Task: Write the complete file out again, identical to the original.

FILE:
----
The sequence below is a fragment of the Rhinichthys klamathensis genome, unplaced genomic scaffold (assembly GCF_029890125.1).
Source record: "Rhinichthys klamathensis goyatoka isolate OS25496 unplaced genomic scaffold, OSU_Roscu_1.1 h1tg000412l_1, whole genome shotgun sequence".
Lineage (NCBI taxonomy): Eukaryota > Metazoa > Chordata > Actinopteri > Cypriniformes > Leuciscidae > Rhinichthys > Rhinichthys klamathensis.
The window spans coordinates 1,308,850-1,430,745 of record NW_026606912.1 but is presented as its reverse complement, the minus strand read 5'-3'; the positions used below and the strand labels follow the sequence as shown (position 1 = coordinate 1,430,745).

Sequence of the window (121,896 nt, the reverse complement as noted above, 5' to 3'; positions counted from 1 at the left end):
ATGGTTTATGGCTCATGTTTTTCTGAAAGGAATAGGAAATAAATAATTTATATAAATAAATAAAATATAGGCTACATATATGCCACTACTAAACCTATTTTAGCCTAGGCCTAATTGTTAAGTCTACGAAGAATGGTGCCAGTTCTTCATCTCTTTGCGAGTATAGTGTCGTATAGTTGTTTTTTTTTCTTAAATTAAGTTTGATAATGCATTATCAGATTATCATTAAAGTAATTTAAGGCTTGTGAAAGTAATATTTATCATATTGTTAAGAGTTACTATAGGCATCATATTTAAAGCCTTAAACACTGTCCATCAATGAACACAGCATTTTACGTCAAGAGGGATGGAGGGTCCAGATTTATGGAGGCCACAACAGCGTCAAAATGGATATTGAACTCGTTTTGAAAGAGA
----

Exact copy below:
The sequence below is a fragment of the Rhinichthys klamathensis genome, unplaced genomic scaffold (assembly GCF_029890125.1).
Source record: "Rhinichthys klamathensis goyatoka isolate OS25496 unplaced genomic scaffold, OSU_Roscu_1.1 h1tg000412l_1, whole genome shotgun sequence".
Lineage (NCBI taxonomy): Eukaryota > Metazoa > Chordata > Actinopteri > Cypriniformes > Leuciscidae > Rhinichthys > Rhinichthys klamathensis.
The window spans coordinates 1,308,850-1,430,745 of record NW_026606912.1 but is presented as its reverse complement, the minus strand read 5'-3'; the positions used below and the strand labels follow the sequence as shown (position 1 = coordinate 1,430,745).

Sequence of the window (121,896 nt, the reverse complement as noted above, 5' to 3'; positions counted from 1 at the left end):
ATGGTTTATGGCTCATGTTTTTCTGAAAGGAATAGGAAATAAATAATTTATATAAATAAATAAAATATAGGCTACATATATGCCACTACTAAACCTATTTTAGCCTAGGCCTAATTGTTAAGTCTACGAAGAATGGTGCCAGTTCTTCATCTCTTTGCGAGTATAGTGTCGTATAGTTGTTTTTTTTTCTTAAATTAAGTTTGATAATGCATTATCAGATTATCATTAAAGTAATTTAAGGCTTGTGAAAGTAATATTTATCATATTGTTAAGAGTTACTATAGGCATCATATTTAAAGCCTTAAACACTGTCCATCAATGAACACAGCATTTTACGTCAAGAGGGATGGAGGGTCCAGATTTATGGAGGCCACAACAGCGTCAAAATGGATATTGAACTCGTTTTGAAAGAGA